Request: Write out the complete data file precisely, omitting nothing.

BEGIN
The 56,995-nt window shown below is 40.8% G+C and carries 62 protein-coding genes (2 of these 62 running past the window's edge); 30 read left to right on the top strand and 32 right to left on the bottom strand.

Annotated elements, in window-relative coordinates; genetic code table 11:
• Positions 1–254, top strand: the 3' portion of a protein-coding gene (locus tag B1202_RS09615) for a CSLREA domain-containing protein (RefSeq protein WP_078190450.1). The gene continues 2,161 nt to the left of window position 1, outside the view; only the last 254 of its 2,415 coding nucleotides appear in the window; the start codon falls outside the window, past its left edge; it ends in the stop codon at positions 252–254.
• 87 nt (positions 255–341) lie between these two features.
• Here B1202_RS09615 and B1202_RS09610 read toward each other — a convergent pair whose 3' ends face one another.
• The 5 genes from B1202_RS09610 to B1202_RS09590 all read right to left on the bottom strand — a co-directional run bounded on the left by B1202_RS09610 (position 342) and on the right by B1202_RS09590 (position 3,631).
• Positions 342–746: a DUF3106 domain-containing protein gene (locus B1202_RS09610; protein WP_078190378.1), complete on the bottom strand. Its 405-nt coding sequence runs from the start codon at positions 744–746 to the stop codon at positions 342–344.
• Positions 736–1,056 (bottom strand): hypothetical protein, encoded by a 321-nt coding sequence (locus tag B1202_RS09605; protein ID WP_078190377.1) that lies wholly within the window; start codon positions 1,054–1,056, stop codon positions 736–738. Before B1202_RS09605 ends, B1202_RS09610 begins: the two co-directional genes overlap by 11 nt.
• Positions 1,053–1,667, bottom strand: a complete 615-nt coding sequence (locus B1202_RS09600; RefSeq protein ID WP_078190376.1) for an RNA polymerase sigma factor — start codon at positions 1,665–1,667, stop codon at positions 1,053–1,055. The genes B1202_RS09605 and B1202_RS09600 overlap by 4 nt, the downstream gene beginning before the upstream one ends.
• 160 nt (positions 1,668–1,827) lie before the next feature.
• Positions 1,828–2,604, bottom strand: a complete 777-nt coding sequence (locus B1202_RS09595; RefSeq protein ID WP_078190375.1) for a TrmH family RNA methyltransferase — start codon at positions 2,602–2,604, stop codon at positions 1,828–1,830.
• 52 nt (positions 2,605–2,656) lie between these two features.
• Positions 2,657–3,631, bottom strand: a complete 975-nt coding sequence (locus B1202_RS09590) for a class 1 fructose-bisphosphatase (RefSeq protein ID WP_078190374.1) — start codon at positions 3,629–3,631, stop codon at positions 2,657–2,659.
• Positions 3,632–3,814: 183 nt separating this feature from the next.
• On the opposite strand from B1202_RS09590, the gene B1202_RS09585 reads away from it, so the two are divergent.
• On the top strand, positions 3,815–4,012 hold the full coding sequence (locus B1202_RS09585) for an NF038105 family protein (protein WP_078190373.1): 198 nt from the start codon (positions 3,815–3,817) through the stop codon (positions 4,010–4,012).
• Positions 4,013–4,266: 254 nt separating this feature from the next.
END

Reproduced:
The 56,995-nt window shown below is 40.8% G+C and carries 62 protein-coding genes (2 of these 62 running past the window's edge); 30 read left to right on the top strand and 32 right to left on the bottom strand.

Annotated elements, in window-relative coordinates; genetic code table 11:
• Positions 1–254, top strand: the 3' portion of a protein-coding gene (locus tag B1202_RS09615) for a CSLREA domain-containing protein (RefSeq protein WP_078190450.1). The gene continues 2,161 nt to the left of window position 1, outside the view; only the last 254 of its 2,415 coding nucleotides appear in the window; the start codon falls outside the window, past its left edge; it ends in the stop codon at positions 252–254.
• 87 nt (positions 255–341) lie between these two features.
• Here B1202_RS09615 and B1202_RS09610 read toward each other — a convergent pair whose 3' ends face one another.
• The 5 genes from B1202_RS09610 to B1202_RS09590 all read right to left on the bottom strand — a co-directional run bounded on the left by B1202_RS09610 (position 342) and on the right by B1202_RS09590 (position 3,631).
• Positions 342–746: a DUF3106 domain-containing protein gene (locus B1202_RS09610; protein WP_078190378.1), complete on the bottom strand. Its 405-nt coding sequence runs from the start codon at positions 744–746 to the stop codon at positions 342–344.
• Positions 736–1,056 (bottom strand): hypothetical protein, encoded by a 321-nt coding sequence (locus tag B1202_RS09605; protein ID WP_078190377.1) that lies wholly within the window; start codon positions 1,054–1,056, stop codon positions 736–738. Before B1202_RS09605 ends, B1202_RS09610 begins: the two co-directional genes overlap by 11 nt.
• Positions 1,053–1,667, bottom strand: a complete 615-nt coding sequence (locus B1202_RS09600; RefSeq protein ID WP_078190376.1) for an RNA polymerase sigma factor — start codon at positions 1,665–1,667, stop codon at positions 1,053–1,055. The genes B1202_RS09605 and B1202_RS09600 overlap by 4 nt, the downstream gene beginning before the upstream one ends.
• 160 nt (positions 1,668–1,827) lie before the next feature.
• Positions 1,828–2,604, bottom strand: a complete 777-nt coding sequence (locus B1202_RS09595; RefSeq protein ID WP_078190375.1) for a TrmH family RNA methyltransferase — start codon at positions 2,602–2,604, stop codon at positions 1,828–1,830.
• 52 nt (positions 2,605–2,656) lie between these two features.
• Positions 2,657–3,631, bottom strand: a complete 975-nt coding sequence (locus B1202_RS09590) for a class 1 fructose-bisphosphatase (RefSeq protein ID WP_078190374.1) — start codon at positions 3,629–3,631, stop codon at positions 2,657–2,659.
• Positions 3,632–3,814: 183 nt separating this feature from the next.
• On the opposite strand from B1202_RS09590, the gene B1202_RS09585 reads away from it, so the two are divergent.
• On the top strand, positions 3,815–4,012 hold the full coding sequence (locus B1202_RS09585) for an NF038105 family protein (protein WP_078190373.1): 198 nt from the start codon (positions 3,815–3,817) through the stop codon (positions 4,010–4,012).
• Positions 4,013–4,266: 254 nt separating this feature from the next.